Sepsis has 50% mortality, early diagnosis and professional treatment are the key to save sepsis patients.
Doctors have plenty of lab tests and imaging test to diagnose. The key is patients realize the severity and call for medical support in the early stage.
Early, aggressive treatment boosts your chances of surviving sepsis. People with severe sepsis require close monitoring and treatment in a hospital intensive care unit. If you have severe sepsis or septic shock, lifesaving measures may be needed to stabilize breathing and heart function.
A number of medications are used in treating sepsis. They include:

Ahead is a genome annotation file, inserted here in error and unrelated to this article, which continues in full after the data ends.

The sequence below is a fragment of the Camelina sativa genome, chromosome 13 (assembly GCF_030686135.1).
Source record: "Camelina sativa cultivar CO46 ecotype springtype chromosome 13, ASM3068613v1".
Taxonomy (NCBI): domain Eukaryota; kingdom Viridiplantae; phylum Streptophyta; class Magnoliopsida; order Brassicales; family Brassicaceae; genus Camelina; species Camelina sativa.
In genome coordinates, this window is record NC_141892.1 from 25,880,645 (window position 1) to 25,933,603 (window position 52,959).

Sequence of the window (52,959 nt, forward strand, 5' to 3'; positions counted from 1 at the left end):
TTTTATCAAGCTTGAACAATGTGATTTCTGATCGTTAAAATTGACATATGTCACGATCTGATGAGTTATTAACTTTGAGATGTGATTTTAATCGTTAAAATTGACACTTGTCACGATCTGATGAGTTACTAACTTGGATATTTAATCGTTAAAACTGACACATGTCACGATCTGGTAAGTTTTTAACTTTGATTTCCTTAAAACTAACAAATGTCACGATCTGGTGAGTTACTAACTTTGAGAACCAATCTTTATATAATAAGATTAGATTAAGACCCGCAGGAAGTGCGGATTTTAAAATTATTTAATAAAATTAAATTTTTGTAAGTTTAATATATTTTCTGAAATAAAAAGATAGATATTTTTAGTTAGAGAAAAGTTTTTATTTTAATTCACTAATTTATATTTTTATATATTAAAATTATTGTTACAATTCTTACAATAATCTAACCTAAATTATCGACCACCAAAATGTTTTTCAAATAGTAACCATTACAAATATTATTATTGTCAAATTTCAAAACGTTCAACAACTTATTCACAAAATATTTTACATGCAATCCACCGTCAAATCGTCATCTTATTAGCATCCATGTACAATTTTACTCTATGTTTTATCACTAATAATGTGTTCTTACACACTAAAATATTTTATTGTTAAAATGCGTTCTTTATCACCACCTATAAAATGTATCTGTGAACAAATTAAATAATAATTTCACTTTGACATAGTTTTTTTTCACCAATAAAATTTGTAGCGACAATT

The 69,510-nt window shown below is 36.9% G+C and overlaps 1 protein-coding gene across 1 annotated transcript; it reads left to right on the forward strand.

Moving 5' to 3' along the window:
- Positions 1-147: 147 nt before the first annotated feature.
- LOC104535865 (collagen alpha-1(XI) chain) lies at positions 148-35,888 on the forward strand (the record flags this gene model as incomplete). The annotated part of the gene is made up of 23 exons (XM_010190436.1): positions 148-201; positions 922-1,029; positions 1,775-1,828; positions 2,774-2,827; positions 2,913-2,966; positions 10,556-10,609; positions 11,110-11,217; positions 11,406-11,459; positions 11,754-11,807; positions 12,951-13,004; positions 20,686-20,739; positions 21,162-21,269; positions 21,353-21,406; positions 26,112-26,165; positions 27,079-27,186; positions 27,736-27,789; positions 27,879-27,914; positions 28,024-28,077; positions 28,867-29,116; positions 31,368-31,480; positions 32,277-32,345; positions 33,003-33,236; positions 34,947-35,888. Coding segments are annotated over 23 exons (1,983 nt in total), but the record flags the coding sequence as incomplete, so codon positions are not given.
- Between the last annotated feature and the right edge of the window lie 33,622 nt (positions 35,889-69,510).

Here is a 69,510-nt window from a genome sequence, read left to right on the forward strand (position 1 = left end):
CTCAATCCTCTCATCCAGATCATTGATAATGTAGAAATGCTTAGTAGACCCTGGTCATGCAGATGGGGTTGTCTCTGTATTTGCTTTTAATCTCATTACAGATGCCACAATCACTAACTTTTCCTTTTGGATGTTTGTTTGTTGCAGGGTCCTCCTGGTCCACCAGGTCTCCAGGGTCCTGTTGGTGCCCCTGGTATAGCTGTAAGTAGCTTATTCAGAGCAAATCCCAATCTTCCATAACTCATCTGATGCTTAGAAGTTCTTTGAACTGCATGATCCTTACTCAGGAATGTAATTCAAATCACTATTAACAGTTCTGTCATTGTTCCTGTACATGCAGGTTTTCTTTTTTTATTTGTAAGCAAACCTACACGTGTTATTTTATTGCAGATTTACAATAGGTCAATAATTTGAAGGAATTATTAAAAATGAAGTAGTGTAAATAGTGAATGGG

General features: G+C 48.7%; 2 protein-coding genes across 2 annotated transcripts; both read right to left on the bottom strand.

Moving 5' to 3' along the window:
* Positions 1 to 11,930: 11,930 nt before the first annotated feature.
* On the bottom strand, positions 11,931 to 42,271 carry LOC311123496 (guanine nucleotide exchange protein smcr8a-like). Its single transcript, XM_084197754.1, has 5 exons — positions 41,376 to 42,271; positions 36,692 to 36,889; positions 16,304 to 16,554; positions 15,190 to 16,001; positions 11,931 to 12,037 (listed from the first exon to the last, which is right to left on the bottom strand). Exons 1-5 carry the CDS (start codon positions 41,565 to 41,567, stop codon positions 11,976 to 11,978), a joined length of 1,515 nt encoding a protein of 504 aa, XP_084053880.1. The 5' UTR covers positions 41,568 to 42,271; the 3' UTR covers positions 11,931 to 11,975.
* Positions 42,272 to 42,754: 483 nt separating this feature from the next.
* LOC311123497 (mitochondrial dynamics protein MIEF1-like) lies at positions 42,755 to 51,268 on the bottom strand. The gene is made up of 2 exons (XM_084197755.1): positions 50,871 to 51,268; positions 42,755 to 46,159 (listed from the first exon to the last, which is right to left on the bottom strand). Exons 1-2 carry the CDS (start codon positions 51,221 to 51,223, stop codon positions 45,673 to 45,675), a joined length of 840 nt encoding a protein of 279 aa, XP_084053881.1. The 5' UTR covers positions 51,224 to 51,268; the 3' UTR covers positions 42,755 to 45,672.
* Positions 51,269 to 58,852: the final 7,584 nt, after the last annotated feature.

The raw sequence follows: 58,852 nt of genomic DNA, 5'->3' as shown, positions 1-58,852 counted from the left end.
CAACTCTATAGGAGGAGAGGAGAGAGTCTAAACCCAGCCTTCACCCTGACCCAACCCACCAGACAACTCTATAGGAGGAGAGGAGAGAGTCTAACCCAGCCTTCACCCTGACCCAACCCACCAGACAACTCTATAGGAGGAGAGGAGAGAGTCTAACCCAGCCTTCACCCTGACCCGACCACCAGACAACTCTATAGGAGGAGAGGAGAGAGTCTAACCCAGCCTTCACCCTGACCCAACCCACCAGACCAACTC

- Antibiotics. Treatment with antibiotics should begin immediately, within the first six hours or earlier. Initially you’ll receive broad-spectrum antibiotics, which are effective against a variety of bacteria. The antibiotics are administered intravenously (IV).After learning the results of blood tests, your doctor may switch to a different antibiotic that’s more appropriate against the particular bacteria causing the infection.
- Vasopressors. If your blood pressure remains too low even after receiving intravenous fluids, you may be given a vasopressor medication, which constricts blood vessels and helps to increase blood pressure.
Other medications you may receive include low doses of corticosteroids, insulin to help maintain stable blood sugar levels, drugs that modify the immune system responses, and painkillers or sedatives.
Surgery is processed only when necessary.